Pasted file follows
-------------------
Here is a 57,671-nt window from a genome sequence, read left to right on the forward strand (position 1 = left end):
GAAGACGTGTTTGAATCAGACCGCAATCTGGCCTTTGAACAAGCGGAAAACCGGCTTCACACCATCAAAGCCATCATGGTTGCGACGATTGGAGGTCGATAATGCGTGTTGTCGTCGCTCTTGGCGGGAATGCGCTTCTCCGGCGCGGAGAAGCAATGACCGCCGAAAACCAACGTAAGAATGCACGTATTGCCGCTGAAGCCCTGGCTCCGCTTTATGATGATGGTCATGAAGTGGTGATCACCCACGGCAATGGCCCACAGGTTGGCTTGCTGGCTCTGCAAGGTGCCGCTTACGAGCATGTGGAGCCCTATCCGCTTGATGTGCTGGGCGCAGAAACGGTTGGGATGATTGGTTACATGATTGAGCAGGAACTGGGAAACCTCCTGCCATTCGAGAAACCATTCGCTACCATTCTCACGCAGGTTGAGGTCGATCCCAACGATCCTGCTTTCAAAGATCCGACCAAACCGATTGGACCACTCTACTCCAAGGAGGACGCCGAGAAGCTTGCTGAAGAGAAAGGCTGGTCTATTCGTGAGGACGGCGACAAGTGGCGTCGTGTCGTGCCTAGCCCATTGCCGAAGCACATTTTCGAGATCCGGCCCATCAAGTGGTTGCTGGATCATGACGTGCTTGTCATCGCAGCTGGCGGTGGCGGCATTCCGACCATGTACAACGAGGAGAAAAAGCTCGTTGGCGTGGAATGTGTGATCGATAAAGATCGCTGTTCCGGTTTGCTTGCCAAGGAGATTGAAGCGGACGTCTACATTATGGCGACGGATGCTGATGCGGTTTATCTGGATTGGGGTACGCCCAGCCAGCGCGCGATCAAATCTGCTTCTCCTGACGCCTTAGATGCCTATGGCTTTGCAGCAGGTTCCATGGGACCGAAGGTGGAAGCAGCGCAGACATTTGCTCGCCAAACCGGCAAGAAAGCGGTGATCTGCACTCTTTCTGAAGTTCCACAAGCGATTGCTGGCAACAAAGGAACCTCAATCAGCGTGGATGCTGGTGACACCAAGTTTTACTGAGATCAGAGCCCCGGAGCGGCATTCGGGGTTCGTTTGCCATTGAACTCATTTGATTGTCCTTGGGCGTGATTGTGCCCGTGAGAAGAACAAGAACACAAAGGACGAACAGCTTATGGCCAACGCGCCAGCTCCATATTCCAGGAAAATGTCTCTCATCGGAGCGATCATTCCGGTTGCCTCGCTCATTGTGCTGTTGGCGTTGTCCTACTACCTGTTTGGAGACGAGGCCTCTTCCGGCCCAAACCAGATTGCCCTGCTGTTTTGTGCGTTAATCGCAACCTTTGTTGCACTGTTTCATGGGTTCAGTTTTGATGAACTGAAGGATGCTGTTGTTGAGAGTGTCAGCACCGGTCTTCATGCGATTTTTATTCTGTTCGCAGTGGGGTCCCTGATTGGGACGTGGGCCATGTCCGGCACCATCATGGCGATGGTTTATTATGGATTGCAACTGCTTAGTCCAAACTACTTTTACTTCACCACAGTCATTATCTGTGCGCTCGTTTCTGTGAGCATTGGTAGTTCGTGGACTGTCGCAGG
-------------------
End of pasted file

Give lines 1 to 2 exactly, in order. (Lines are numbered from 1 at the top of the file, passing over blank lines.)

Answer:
Here is a 57,671-nt window from a genome sequence, read left to right on the forward strand (position 1 = left end):
GAAGACGTGTTTGAATCAGACCGCAATCTGGCCTTTGAACAAGCGGAAAACCGGCTTCACACCATCAAAGCCATCATGGTTGCGACGATTGGAGGTCGATAATGCGTGTTGTCGTCGCTCTTGGCGGGAATGCGCTTCTCCGGCGCGGAGAAGCAATGACCGCCGAAAACCAACGTAAGAATGCACGTATTGCCGCTGAAGCCCTGGCTCCGCTTTATGATGATGGTCATGAAGTGGTGATCACCCACGGCAATGGCCCACAGGTTGGCTTGCTGGCTCTGCAAGGTGCCGCTTACGAGCATGTGGAGCCCTATCCGCTTGATGTGCTGGGCGCAGAAACGGTTGGGATGATTGGTTACATGATTGAGCAGGAACTGGGAAACCTCCTGCCATTCGAGAAACCATTCGCTACCATTCTCACGCAGGTTGAGGTCGATCCCAACGATCCTGCTTTCAAAGATCCGACCAAACCGATTGGACCACTCTACTCCAAGGAGGACGCCGAGAAGCTTGCTGAAGAGAAAGGCTGGTCTATTCGTGAGGACGGCGACAAGTGGCGTCGTGTCGTGCCTAGCCCATTGCCGAAGCACATTTTCGAGATCCGGCCCATCAAGTGGTTGCTGGATCATGACGTGCTTGTCATCGCAGCTGGCGGTGGCGGCATTCCGACCATGTACAACGAGGAGAAAAAGCTCGTTGGCGTGGAATGTGTGATCGATAAAGATCGCTGTTCCGGTTTGCTTGCCAAGGAGATTGAAGCGGACGTCTACATTATGGCGACGGATGCTGATGCGGTTTATCTGGATTGGGGTACGCCCAGCCAGCGCGCGATCAAATCTGCTTCTCCTGACGCCTTAGATGCCTATGGCTTTGCAGCAGGTTCCATGGGACCGAAGGTGGAAGCAGCGCAGACATTTGCTCGCCAAACCGGCAAGAAAGCGGTGATCTGCACTCTTTCTGAAGTTCCACAAGCGATTGCTGGCAACAAAGGAACCTCAATCAGCGTGGATGCTGGTGACACCAAGTTTTACTGAGATCAGAGCCCCGGAGCGGCATTCGGGGTTCGTTTGCCATTGAACTCATTTGATTGTCCTTGGGCGTGATTGTGCCCGTGAGAAGAACAAGAACACAAAGGACGAACAGCTTATGGCCAACGCGCCAGCTCCATATTCCAGGAAAATGTCTCTCATCGGAGCGATCATTCCGGTTGCCTCGCTCATTGTGCTGTTGGCGTTGTCCTACTACCTGTTTGGAGACGAGGCCTCTTCCGGCCCAAACCAGATTGCCCTGCTGTTTTGTGCGTTAATCGCAACCTTTGTTGCACTGTTTCATGGGTTCAGTTTTGATGAACTGAAGGATGCTGTTGTTGAGAGTGTCAGCACCGGTCTTCATGCGATTTTTATTCTGTTCGCAGTGGGGTCCCTGATTGGGACGTGGGCCATGTCCGGCACCATCATGGCGATGGTTTATTATGGATTGCAACTGCTTAGTCCAAACTACTTTTACTTCACCACAGTCATTATCTGTGCGCTCGTTTCTGTGAGCATTGGTAGTTCGTGGACTGTCGCAGG